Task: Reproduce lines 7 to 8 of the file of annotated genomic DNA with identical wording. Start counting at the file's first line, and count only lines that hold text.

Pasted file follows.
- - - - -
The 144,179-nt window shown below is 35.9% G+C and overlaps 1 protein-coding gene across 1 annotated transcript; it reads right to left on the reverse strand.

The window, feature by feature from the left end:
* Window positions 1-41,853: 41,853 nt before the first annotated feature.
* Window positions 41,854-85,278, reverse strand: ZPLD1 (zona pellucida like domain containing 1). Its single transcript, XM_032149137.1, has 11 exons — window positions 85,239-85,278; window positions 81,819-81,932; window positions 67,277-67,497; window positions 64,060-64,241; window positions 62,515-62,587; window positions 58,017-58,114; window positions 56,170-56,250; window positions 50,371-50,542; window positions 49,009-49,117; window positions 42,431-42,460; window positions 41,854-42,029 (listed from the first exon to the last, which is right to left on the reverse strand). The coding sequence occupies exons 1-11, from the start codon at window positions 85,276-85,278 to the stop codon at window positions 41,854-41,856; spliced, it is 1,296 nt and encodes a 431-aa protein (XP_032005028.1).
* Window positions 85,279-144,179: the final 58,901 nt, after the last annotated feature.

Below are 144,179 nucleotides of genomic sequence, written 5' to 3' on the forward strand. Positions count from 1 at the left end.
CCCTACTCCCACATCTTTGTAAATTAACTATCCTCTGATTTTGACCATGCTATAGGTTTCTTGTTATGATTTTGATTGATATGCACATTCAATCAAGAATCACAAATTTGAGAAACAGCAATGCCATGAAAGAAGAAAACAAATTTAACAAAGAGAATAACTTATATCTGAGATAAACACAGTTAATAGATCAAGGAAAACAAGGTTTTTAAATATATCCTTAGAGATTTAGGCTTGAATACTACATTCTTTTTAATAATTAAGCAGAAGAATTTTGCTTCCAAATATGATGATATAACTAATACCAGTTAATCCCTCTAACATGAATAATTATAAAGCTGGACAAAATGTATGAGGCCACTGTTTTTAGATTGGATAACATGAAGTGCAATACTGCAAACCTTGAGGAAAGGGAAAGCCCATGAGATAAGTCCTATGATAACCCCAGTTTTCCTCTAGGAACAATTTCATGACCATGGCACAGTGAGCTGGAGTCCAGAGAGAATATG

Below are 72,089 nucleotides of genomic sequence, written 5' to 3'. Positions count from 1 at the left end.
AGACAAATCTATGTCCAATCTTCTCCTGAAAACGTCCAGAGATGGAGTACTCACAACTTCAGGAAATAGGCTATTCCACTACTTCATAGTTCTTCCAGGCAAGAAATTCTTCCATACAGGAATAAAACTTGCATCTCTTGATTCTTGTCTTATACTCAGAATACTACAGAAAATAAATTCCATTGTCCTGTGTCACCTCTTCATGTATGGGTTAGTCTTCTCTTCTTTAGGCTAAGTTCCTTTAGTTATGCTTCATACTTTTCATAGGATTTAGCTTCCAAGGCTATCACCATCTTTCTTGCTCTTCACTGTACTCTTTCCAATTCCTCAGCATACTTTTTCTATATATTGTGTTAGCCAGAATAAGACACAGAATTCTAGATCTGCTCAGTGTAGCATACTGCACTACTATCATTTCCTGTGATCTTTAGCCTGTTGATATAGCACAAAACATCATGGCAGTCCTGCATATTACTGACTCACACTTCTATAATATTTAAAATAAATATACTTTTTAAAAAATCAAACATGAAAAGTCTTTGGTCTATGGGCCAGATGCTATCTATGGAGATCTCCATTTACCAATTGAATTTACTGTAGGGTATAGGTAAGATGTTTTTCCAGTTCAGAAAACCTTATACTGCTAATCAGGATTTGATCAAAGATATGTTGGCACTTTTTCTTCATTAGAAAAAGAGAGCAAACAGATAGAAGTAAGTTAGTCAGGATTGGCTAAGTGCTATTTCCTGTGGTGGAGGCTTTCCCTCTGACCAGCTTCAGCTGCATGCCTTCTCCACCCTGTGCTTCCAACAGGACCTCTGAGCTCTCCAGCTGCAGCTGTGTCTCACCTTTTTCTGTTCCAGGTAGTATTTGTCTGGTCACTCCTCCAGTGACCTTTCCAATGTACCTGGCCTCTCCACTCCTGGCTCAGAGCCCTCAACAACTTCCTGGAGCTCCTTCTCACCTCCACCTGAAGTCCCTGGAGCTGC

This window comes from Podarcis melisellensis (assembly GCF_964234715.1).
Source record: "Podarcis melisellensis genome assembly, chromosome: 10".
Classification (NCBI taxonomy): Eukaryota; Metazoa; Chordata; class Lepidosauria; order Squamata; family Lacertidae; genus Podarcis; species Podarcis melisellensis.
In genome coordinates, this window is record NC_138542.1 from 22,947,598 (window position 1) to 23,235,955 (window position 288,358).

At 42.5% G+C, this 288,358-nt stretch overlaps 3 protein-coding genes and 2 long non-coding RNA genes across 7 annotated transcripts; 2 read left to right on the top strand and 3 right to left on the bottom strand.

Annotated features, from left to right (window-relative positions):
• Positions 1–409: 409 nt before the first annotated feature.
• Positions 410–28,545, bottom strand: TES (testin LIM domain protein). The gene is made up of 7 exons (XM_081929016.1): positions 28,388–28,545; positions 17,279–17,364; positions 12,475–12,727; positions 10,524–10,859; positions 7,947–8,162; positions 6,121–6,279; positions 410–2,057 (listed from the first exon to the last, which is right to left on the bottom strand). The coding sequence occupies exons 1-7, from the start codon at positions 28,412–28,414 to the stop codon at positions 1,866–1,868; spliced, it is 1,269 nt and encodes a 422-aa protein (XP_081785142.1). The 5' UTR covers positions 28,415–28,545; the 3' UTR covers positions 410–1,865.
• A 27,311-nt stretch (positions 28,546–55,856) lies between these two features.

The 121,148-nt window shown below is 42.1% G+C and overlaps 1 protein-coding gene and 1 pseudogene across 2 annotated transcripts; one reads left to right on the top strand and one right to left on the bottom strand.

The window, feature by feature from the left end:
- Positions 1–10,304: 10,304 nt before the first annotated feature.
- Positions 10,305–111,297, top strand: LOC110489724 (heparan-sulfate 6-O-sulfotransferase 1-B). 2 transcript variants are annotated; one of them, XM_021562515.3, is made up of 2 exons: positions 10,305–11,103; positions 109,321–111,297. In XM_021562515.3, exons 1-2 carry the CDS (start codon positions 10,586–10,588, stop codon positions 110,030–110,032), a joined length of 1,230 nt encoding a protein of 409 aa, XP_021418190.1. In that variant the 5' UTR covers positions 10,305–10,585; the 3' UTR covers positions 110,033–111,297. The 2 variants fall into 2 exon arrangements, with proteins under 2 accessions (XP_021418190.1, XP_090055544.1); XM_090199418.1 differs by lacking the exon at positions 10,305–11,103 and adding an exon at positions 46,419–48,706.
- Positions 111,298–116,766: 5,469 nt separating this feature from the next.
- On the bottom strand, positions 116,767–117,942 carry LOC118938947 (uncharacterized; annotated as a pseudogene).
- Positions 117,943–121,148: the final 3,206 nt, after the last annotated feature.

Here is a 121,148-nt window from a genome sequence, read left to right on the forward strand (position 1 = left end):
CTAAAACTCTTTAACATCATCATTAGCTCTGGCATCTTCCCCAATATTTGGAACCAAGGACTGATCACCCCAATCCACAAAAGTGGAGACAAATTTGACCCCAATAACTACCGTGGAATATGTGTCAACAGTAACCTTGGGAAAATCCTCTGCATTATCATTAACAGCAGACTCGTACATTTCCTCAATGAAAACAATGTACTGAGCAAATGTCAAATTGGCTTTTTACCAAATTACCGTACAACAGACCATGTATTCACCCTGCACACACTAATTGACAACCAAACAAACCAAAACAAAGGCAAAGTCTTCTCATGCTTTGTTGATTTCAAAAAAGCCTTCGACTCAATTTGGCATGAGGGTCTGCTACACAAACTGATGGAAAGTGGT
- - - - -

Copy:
CCCTACTCCCACATCTTTGTAAATTAACTATCCTCTGATTTTGACCATGCTATAGGTTTCTTGTTATGATTTTGATTGATATGCACATTCAATCAAGAATCACAAATTTGAGAAACAGCAATGCCATGAAAGAAGAAAACAAATTTAACAAAGAGAATAACTTATATCTGAGATAAACACAGTTAATAGATCAAGGAAAACAAGGTTTTTAAATATATCCTTAGAGATTTAGGCTTGAATACTACATTCTTTTTAATAATTAAGCAGAAGAATTTTGCTTCCAAATATGATGATATAACTAATACCAGTTAATCCCTCTAACATGAATAATTATAAAGCTGGACAAAATGTATGAGGCCACTGTTTTTAGATTGGATAACATGAAGTGCAATACTGCAAACCTTGAGGAAAGGGAAAGCCCATGAGATAAGTCCTATGATAACCCCAGTTTTCCTCTAGGAACAATTTCATGACCATGGCACAGTGAGCTGGAGTCCAGAGAGAATATG

Below are 72,089 nucleotides of genomic sequence, written 5' to 3'. Positions count from 1 at the left end.